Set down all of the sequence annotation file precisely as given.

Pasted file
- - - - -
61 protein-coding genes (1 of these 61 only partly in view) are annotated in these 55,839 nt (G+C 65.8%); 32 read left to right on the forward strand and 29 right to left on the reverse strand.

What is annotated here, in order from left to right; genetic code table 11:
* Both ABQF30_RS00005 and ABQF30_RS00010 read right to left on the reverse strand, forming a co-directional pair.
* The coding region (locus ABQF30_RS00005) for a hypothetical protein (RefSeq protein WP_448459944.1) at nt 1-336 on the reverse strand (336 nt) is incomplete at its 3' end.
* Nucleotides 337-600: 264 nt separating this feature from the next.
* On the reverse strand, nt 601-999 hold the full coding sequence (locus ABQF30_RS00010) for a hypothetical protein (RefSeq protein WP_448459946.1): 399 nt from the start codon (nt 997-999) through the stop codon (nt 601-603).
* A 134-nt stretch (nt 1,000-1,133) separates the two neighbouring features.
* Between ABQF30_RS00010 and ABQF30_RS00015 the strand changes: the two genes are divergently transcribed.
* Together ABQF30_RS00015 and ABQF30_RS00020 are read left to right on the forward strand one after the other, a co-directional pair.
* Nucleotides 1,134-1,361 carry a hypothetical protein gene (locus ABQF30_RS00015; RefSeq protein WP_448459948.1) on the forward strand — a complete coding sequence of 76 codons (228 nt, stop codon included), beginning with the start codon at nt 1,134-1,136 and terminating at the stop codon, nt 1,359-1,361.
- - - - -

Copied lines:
61 protein-coding genes (1 of these 61 only partly in view) are annotated in these 55,839 nt (G+C 65.8%); 32 read left to right on the forward strand and 29 right to left on the reverse strand.

What is annotated here, in order from left to right; genetic code table 11:
* Both ABQF30_RS00005 and ABQF30_RS00010 read right to left on the reverse strand, forming a co-directional pair.
* The coding region (locus ABQF30_RS00005) for a hypothetical protein (RefSeq protein WP_448459944.1) at nt 1-336 on the reverse strand (336 nt) is incomplete at its 3' end.
* Nucleotides 337-600: 264 nt separating this feature from the next.
* On the reverse strand, nt 601-999 hold the full coding sequence (locus ABQF30_RS00010) for a hypothetical protein (RefSeq protein WP_448459946.1): 399 nt from the start codon (nt 997-999) through the stop codon (nt 601-603).
* A 134-nt stretch (nt 1,000-1,133) separates the two neighbouring features.
* Between ABQF30_RS00010 and ABQF30_RS00015 the strand changes: the two genes are divergently transcribed.
* Together ABQF30_RS00015 and ABQF30_RS00020 are read left to right on the forward strand one after the other, a co-directional pair.
* Nucleotides 1,134-1,361 carry a hypothetical protein gene (locus ABQF30_RS00015; RefSeq protein WP_448459948.1) on the forward strand — a complete coding sequence of 76 codons (228 nt, stop codon included), beginning with the start codon at nt 1,134-1,136 and terminating at the stop codon, nt 1,359-1,361.